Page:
To mark World Mental Health Day we thought it would be opportune to shed light on
the mental health challenges associated with Long COVID. Also known as post-
acute sequelae of SARS-CoV-2 infection (PASC), it is a condition in which
individuals experience persistent and often debilitating symptoms after recovering
from the acute phase of the virus.
“Brain fog” is a common symptom reported by our patients with Long
COVID: cognitive impairment characterized by difficulties with concentration,
memory, and mental clarity. It affects a person’s ability to think clearly, make
decisions and perform everyday tasks. It can lead to increased frustration and
anxiety, as patients struggle to maintain their pre-COVID levels of cognitive
functioning. They may feel a sense of helplessness and loss of control which can, in
turn, contribute to anxiety, low self-esteem and depression.
Brain fog can make it challenging for individuals to perform their job responsibilities,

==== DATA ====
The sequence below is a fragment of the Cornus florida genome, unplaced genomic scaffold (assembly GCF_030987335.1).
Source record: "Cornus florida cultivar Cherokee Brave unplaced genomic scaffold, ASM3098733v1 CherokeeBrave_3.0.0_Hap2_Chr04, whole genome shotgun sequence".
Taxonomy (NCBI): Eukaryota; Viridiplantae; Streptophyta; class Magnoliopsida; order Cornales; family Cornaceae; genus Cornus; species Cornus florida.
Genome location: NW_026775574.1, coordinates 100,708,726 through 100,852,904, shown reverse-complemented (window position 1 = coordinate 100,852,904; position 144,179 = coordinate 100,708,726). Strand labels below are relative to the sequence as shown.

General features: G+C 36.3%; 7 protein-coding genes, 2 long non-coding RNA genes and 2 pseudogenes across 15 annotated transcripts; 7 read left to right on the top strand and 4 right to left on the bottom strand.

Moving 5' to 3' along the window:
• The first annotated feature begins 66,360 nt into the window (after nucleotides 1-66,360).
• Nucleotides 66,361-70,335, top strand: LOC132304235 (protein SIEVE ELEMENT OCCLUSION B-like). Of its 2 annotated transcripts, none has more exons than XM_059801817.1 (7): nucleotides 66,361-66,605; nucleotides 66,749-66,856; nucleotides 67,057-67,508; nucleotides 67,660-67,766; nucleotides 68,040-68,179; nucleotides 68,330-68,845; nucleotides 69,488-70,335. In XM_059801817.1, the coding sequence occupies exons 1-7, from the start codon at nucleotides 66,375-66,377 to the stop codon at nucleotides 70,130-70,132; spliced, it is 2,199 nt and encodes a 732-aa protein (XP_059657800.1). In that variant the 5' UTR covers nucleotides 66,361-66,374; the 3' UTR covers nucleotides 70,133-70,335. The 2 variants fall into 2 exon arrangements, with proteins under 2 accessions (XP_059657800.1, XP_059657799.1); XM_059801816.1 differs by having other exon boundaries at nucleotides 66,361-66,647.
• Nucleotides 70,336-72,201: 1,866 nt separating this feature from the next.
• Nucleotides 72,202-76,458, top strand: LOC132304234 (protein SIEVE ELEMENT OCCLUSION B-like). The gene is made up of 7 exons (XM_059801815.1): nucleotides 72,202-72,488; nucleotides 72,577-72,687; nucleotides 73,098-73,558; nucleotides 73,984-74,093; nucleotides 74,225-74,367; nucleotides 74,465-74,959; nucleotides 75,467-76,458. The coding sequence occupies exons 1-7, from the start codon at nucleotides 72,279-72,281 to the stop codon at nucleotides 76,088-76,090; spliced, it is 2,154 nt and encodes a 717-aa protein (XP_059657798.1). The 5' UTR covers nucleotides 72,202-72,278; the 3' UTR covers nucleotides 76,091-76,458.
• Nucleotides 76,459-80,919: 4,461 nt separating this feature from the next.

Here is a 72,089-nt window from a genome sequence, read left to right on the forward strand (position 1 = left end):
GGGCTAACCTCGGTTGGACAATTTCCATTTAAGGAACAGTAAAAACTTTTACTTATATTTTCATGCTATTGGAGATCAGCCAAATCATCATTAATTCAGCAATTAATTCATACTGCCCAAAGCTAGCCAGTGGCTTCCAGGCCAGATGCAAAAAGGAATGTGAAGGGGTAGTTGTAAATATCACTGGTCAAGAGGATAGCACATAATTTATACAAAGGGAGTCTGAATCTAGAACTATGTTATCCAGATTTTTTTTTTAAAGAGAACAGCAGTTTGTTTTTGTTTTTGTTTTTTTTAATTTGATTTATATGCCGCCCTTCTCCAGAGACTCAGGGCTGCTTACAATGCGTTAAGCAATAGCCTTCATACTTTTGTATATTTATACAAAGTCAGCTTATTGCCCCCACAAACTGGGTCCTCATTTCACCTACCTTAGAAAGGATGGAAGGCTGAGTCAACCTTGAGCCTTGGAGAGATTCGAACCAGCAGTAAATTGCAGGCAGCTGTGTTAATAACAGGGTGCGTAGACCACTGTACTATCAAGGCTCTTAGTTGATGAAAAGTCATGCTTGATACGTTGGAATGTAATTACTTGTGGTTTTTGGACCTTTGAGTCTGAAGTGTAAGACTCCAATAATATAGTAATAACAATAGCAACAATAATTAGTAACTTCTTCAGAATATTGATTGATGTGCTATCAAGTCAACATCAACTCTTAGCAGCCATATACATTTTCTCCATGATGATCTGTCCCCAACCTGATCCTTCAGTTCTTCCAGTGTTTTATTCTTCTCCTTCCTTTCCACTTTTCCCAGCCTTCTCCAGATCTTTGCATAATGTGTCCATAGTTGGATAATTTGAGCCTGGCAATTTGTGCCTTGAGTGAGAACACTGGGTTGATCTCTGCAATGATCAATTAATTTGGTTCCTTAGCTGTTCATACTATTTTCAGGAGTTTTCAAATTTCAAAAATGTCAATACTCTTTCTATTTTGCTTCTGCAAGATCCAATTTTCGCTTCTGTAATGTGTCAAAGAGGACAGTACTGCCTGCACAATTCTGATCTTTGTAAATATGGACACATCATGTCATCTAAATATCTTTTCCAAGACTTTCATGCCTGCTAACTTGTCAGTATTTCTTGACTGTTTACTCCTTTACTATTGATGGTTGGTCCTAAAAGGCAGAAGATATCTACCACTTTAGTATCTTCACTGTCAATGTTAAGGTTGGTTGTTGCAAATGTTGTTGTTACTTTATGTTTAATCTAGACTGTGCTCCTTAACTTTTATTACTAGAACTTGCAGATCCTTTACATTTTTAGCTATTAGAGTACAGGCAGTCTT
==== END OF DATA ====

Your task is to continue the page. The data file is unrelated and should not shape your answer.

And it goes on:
engage in social activities, or even handle personal tasks efficiently. Patients with the
condition also experience symptoms like fatigue and chronic pain, furthering a sense
of inadequacy and isolation. The invisible nature of their condition can lead to
misunderstanding and stigma.
The impact can be widespread, the loss of employment associated with long COVID
can create financial stress for their families. Long COVID can strain relationships as
individuals may not be able to fulfil their previous roles within families and
On the positive side, many of our patients with long COVID demonstrate remarkable
resilience and adaptability in the face of ongoing challenges. And new diagnostics
and treatments are starting to show promise. At Re:Cognition Health we are working
with innovative diagnostic provider Attomarker to identify antibody immunity
vulnerabilities or “gaps” in our Long COVID patients which enables us to identify
therapeutics such as monoclonal antibodies and anti-virals to target those gaps.
World Mental Health Day provides an opportunity to raise awareness about the
mental health challenges of long COVID. Through increased awareness, we
can reduce stigma and ensure that individuals with Long COVID receive the support
they need. It is essential for healthcare professionals, policymakers and society as a
whole to acknowledge and address the challenges, offering long haulers the support
and understanding they need as they navigate the uncertainties and difficulties
associated with this condition.